Please, blog, may I have some more?

Ranking prospects for fantasy purposes is a tricky exercise. The variables involved are constantly in flux — talent emerges, talent regresses… opportunity comes, opportunity goes… clubs get cold feet because of service time, clubs don’t give a shizz about service time. So, given the fluid nature of this prospect business, we’re going to keep a running ranking throughout the season. This post will run every other Wednesday, providing a biweekly glimpse of the soon-to-arrive impact talent.

Please, blog, may I have some more?

Mark Ellis is considered a clubhouse leader. Listen, I’m gonna be real with you, there is no substitute for a leader in the clubhouse. These are real world intangibles you can’t quantify. Unfortch, no one has Clubhouse Leader as a fantasy category in their league, so good riddance as Kolten Wong was recalled. As Pitbull kinda says, “Hey, Mark Ellis, you’re going down, I’m yelling timber! Swing your butt, Mark Ellis is going down, he’s going down. I’m yelling timber!” Hopefully, the Cards give Wong a legit chance to play, but that’s not entirely clear yet. They should, since he could be Pedroia-like. For whatever reason the Cards seem to have a hard time going with a rookie in any kind of substantial role, but I’d still grab him in deeper mixed leagues. Anyway, here’s what else I saw yesterday in fantasy baseball:

Please, blog, may I have some more?

Ranking prospects for fantasy purposes is a tricky exercise. The variables involved are constantly in flux — talent emerges, talent regresses… opportunity comes, opportunity goes… clubs get cold feet because of service time, clubs don’t give a shizz about service time. So, given the fluid nature of this prospect business, we’re going to keep a running ranking throughout the season. This post will run every other Wednesday, providing a biweekly glimpse of the soon-to-arrive impact talent.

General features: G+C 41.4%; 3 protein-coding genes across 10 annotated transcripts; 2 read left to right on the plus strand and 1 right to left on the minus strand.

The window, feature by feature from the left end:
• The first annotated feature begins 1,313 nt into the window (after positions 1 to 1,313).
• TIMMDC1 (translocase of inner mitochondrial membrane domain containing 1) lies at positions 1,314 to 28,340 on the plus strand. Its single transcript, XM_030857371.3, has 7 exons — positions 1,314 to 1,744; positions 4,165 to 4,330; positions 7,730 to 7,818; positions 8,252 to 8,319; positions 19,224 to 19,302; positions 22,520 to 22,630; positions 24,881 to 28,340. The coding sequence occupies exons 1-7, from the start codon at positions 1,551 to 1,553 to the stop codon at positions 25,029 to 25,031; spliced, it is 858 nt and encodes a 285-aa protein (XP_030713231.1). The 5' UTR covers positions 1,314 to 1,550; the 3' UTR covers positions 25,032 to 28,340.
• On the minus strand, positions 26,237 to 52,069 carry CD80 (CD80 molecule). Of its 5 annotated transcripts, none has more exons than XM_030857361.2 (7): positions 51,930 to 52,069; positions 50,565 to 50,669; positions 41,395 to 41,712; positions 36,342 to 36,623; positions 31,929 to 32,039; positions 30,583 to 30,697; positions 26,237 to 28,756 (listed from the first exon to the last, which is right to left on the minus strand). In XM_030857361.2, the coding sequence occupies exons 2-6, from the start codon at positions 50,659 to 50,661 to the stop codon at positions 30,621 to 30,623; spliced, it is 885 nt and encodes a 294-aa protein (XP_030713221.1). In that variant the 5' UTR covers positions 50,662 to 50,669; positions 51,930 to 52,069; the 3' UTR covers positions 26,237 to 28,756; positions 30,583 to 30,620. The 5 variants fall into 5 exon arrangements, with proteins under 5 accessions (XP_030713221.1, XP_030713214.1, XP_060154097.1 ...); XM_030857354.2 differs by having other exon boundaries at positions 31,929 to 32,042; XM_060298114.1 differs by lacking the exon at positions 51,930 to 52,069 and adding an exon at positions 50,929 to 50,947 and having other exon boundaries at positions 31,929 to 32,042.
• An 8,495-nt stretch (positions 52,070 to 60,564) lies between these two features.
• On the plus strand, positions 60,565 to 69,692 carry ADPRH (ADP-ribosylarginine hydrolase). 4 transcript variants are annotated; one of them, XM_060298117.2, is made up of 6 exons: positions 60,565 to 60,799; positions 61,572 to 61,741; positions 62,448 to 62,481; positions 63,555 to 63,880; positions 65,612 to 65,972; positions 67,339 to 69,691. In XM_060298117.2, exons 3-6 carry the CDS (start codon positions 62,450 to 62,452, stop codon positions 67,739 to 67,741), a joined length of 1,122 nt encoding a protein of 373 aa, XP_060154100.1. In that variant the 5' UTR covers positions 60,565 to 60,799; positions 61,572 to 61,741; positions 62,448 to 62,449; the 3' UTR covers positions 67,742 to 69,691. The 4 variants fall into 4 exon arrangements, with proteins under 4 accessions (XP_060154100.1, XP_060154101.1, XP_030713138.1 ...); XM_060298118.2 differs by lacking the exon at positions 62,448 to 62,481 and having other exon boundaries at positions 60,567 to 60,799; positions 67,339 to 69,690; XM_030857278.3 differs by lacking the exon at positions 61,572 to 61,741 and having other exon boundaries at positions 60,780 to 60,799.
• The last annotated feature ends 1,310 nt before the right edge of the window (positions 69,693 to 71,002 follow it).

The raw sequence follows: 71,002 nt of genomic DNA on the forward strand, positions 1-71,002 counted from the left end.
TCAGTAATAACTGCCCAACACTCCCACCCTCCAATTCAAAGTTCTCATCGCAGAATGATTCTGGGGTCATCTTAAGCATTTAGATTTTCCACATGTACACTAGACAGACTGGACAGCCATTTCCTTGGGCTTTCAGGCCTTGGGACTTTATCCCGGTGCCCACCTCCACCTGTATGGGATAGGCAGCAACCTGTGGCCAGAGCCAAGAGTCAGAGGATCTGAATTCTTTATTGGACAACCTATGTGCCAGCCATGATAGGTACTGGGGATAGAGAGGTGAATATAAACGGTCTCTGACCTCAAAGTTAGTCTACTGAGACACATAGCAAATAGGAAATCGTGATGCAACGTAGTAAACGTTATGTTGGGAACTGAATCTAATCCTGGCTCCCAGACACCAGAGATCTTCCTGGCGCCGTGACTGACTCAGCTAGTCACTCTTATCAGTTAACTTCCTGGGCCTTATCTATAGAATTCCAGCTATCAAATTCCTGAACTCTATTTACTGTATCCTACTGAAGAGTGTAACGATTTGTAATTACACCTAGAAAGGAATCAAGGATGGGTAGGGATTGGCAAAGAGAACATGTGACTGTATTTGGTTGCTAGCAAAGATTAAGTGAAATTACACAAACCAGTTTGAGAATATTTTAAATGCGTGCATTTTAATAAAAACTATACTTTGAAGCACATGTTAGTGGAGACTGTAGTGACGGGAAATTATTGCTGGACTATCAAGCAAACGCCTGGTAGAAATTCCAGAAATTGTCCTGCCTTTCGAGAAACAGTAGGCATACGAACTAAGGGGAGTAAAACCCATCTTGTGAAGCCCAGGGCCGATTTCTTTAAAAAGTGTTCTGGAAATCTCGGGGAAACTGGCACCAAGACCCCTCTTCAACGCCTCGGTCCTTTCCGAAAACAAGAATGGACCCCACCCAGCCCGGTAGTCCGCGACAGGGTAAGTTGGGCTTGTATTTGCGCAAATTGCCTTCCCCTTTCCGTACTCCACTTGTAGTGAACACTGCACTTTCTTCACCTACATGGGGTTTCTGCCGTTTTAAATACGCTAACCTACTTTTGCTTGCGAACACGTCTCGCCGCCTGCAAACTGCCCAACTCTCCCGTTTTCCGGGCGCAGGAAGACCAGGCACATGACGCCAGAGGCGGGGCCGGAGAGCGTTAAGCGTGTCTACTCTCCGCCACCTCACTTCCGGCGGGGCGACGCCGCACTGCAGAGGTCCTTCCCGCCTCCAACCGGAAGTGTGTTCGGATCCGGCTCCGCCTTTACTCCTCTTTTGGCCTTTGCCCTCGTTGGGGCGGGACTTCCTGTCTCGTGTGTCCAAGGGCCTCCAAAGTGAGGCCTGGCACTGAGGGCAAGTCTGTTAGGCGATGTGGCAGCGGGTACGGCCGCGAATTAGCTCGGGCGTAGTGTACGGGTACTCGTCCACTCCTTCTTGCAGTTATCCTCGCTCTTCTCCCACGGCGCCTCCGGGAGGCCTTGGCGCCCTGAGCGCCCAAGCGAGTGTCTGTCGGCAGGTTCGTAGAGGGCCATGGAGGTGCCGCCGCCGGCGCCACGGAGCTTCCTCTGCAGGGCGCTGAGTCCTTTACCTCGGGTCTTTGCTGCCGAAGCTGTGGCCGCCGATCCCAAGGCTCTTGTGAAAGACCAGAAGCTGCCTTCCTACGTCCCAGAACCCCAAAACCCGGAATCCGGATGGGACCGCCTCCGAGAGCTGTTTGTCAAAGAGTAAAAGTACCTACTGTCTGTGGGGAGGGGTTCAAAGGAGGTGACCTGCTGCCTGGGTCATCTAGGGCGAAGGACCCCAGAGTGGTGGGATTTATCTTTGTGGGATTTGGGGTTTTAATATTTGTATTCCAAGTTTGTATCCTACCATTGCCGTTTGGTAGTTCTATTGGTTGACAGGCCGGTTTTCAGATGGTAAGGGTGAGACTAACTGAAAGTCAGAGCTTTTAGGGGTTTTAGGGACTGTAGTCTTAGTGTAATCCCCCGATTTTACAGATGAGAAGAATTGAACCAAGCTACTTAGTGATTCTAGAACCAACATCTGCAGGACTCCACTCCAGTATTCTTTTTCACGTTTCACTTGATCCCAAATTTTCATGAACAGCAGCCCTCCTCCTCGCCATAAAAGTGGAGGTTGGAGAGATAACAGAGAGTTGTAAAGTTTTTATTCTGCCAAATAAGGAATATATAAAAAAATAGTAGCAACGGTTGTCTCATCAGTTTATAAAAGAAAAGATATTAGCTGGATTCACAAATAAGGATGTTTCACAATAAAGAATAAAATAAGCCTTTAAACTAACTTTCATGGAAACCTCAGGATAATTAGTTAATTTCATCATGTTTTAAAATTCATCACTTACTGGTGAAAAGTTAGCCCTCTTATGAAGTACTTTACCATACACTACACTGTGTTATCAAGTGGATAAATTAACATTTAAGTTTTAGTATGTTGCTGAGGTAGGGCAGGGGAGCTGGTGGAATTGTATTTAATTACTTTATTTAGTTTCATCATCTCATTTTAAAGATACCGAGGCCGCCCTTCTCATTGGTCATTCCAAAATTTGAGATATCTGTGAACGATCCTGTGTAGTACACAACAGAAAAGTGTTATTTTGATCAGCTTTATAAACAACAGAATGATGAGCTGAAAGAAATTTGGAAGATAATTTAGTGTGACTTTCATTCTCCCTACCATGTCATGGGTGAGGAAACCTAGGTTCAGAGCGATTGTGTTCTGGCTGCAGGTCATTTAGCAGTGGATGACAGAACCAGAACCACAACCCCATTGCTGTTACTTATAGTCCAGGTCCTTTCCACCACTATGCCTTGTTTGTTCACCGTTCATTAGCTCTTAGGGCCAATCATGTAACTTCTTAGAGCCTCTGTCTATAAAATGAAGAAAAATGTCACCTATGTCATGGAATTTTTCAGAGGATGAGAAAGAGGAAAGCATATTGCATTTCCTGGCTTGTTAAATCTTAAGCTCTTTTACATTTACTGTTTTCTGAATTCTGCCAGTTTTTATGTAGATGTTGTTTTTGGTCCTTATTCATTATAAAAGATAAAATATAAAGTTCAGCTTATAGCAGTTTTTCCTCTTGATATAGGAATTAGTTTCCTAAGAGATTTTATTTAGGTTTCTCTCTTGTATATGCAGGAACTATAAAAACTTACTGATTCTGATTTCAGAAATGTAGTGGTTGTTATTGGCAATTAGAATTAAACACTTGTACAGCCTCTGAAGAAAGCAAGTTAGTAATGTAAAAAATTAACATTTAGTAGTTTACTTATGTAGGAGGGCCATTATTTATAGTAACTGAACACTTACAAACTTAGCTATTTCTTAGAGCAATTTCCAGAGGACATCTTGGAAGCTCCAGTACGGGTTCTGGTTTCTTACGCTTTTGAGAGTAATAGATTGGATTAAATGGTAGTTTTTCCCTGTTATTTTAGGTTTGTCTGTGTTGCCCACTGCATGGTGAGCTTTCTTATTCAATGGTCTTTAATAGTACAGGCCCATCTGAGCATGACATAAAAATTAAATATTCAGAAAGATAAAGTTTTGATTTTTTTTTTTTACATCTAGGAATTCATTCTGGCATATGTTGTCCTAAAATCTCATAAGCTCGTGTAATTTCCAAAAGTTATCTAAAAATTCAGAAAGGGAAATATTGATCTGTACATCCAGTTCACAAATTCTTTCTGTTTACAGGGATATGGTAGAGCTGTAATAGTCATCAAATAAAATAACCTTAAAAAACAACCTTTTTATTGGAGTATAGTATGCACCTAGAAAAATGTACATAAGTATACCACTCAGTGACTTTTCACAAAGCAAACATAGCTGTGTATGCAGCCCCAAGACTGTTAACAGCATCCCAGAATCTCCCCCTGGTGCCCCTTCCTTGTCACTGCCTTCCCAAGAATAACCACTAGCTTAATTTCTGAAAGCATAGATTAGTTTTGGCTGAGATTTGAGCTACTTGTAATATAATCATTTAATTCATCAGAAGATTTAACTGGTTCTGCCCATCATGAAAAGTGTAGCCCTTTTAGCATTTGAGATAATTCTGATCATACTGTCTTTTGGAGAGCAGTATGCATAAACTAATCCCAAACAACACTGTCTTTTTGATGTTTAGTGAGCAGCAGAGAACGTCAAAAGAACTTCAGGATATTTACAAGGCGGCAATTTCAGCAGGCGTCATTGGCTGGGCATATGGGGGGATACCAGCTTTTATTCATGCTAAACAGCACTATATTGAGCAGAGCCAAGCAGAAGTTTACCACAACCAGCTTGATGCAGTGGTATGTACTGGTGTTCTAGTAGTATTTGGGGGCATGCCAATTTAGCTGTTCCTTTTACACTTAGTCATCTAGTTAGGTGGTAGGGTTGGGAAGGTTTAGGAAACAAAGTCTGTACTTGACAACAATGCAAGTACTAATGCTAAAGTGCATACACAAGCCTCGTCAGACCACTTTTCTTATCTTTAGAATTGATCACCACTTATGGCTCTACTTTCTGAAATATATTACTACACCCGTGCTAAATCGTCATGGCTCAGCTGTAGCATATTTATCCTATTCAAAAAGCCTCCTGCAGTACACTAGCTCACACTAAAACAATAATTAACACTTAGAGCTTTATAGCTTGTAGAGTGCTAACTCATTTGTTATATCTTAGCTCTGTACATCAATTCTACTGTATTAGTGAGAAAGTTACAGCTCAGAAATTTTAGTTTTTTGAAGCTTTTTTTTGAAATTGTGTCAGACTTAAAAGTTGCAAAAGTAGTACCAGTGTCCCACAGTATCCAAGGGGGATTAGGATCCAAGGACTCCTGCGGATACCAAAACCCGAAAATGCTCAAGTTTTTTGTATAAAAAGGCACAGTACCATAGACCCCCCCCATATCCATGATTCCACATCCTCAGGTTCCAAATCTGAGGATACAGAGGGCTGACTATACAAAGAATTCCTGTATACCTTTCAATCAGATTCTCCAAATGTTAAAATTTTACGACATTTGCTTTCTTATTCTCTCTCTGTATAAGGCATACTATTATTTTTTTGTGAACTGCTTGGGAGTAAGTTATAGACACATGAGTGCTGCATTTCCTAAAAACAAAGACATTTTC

1.  Gregory Polanco, OF, Pirates (Previously Ranked #2): He’s hitting .400/.457/.632 with 4 HR and 4 SB through 105 PA at Triple-A Indianapolis. Need I say more? If I do need to say more, then please refer to Sunday’s Minor Accomplishments post, where Polanco headlined.

Please, blog, may I have some more?

Carlos Carrasco was bumped from the rotation. Do I smell a 400-foot, long-tossing fool from Columbus, Ohio that has a rap group that plays to sell-out shows in the furnished basement of his parents’ house? Trevor Bauer, your time is near. I said that last line in a Darth Vader voice. Trevor, I am your father. I said that in the voice of someone who has a son named Trevor. Am I confusing you? How about now? Trevor Bauer may have overcome his past WHIPping post issues and could be usable in all mixed leagues. They worked with Trevor in Triple-A. They taught him to pitch from the rubber instead of short center. I would speculate on him, as I said in Friday’s Buy column, I wouldn’t go and drop anyone too crazy valuable. Josh Tomlin may instead be called up to replace Carrasco. Tomlin can’t pitch out of the bullpen because it takes him like 2 innings to get out of his oversized chair. Anyway, here’s what else I saw yesterday in fantasy baseball:

Please, blog, may I have some more?